Covered by the first, and by far the longest chapter of the Lonely Planet Travel Guide to Israel. Of the (relatively few) places we’ve seen in the country, it was the only one offering sights that impressed us. That, together with its religious status, makes it chock-full of tourists—numerous groups of pilgrims, squeezing through the narrow streets of the Old City while chanting religious songs.
With tourists come all the annoyances of tourism-oriented commerce. Random people on the street offering city tours, rides to Bethlehem (which we couldn’t reach easily on our own, because our car rental contract forbade us to go into Palestinian territory) and virtually all taxi drivers peddling their services—particularly intensely trying to convince anyone heading for the Mount of Olives to not go there on foot, this being such a “steep and difficult climb”.
There are so… many… shops… All the main streets of the Old City’s Christian and Muslim quarters are filled with stalls selling symbols of every Abrahamic religion, sweets, juices, carvings, carpets and other crafts. It’s busy, it’s noisy and that’s what makes it beautiful—unless you’re looking for quiet contemplation. That’s much easier to find in the side streets, which are all but devoid of traffic, snaking between residential houses (yes, people do live in the Old City).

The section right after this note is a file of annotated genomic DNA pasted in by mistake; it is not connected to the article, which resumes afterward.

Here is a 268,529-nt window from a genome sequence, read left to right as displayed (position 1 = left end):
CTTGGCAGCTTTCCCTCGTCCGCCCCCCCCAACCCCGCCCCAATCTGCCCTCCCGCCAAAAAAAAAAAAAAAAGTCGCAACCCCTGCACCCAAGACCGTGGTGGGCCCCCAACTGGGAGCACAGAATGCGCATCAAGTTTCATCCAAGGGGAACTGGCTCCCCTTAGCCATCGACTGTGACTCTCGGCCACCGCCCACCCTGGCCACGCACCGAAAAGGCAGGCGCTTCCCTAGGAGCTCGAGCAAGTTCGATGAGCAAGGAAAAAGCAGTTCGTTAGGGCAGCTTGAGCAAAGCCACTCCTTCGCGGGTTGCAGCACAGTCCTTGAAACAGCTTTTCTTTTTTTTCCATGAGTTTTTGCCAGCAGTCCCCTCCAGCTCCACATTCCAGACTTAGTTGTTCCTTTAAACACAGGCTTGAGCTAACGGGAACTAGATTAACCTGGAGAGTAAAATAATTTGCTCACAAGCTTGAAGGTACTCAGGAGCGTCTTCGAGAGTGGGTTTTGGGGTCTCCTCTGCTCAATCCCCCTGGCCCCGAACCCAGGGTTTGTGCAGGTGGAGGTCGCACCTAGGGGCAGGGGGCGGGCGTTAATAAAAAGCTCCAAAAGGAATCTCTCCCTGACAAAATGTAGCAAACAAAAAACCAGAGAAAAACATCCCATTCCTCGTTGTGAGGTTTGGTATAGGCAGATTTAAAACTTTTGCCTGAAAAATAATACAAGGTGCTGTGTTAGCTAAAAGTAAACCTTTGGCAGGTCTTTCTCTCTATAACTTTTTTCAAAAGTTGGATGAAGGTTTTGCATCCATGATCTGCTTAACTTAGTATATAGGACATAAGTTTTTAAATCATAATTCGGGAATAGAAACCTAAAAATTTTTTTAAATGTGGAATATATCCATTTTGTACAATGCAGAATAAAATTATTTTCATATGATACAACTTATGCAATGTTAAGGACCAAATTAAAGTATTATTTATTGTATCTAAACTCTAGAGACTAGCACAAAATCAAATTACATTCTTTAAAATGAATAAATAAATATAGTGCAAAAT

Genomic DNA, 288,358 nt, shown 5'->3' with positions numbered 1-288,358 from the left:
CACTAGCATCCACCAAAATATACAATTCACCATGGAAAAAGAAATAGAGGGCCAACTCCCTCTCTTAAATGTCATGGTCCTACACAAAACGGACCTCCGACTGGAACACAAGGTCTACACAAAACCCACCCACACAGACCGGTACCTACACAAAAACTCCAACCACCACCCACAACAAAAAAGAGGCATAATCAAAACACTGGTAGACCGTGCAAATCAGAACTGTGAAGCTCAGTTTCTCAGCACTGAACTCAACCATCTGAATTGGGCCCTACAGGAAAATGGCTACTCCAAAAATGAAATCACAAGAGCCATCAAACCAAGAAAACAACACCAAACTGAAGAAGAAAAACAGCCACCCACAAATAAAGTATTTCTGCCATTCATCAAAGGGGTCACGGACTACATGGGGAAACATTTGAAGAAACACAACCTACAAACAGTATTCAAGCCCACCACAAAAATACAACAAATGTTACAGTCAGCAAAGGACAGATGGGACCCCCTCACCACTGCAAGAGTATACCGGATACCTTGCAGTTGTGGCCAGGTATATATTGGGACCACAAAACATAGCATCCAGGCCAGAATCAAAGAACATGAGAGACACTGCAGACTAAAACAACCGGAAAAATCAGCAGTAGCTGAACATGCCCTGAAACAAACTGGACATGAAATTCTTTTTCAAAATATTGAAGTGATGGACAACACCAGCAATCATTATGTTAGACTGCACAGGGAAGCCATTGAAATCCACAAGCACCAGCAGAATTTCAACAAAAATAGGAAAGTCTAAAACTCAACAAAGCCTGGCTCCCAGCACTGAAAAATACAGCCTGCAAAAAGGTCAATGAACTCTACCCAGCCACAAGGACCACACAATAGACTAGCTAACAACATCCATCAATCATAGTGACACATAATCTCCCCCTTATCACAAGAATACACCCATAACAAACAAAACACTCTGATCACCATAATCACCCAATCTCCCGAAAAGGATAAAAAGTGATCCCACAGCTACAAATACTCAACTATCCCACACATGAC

The Jewish quarter is much calmer. There are few shops, and most of them quite elegant, plus a few places to eat. It’s also the cleanest of the quarters, with the majority of houses (re)built in the late 60s and early 70s—visibly modern, but keeping the style and colors of the old buildings. This seems to be the general approach across Jerusalem, applied also in recent buildings, such as the Mamilla Mall. This one’s located just outside the Old City, near Jaffa Gate, and it looks like it might’ve been built together with the century-old walls adjacent to it.